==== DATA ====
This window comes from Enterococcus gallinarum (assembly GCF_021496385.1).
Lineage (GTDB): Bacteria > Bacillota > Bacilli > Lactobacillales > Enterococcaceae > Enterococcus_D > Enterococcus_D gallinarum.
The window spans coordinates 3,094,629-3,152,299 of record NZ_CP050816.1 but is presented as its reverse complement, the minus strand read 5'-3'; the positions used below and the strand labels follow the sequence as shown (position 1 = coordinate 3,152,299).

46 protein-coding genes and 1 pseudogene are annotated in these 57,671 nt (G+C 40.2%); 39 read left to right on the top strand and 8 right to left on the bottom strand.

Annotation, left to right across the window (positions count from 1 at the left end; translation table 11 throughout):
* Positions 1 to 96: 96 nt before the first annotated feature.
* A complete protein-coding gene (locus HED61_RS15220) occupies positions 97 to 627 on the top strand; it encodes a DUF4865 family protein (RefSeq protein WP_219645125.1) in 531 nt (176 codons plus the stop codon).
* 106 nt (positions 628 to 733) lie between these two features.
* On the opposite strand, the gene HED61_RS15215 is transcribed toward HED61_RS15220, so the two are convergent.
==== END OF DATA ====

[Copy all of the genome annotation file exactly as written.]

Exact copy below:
This window comes from Enterococcus gallinarum (assembly GCF_021496385.1).
Lineage (GTDB): Bacteria > Bacillota > Bacilli > Lactobacillales > Enterococcaceae > Enterococcus_D > Enterococcus_D gallinarum.
The window spans coordinates 3,094,629-3,152,299 of record NZ_CP050816.1 but is presented as its reverse complement, the minus strand read 5'-3'; the positions used below and the strand labels follow the sequence as shown (position 1 = coordinate 3,152,299).

46 protein-coding genes and 1 pseudogene are annotated in these 57,671 nt (G+C 40.2%); 39 read left to right on the top strand and 8 right to left on the bottom strand.

Annotation, left to right across the window (positions count from 1 at the left end; translation table 11 throughout):
* Positions 1 to 96: 96 nt before the first annotated feature.
* A complete protein-coding gene (locus HED61_RS15220) occupies positions 97 to 627 on the top strand; it encodes a DUF4865 family protein (RefSeq protein WP_219645125.1) in 531 nt (176 codons plus the stop codon).
* 106 nt (positions 628 to 733) lie between these two features.
* On the opposite strand, the gene HED61_RS15215 is transcribed toward HED61_RS15220, so the two are convergent.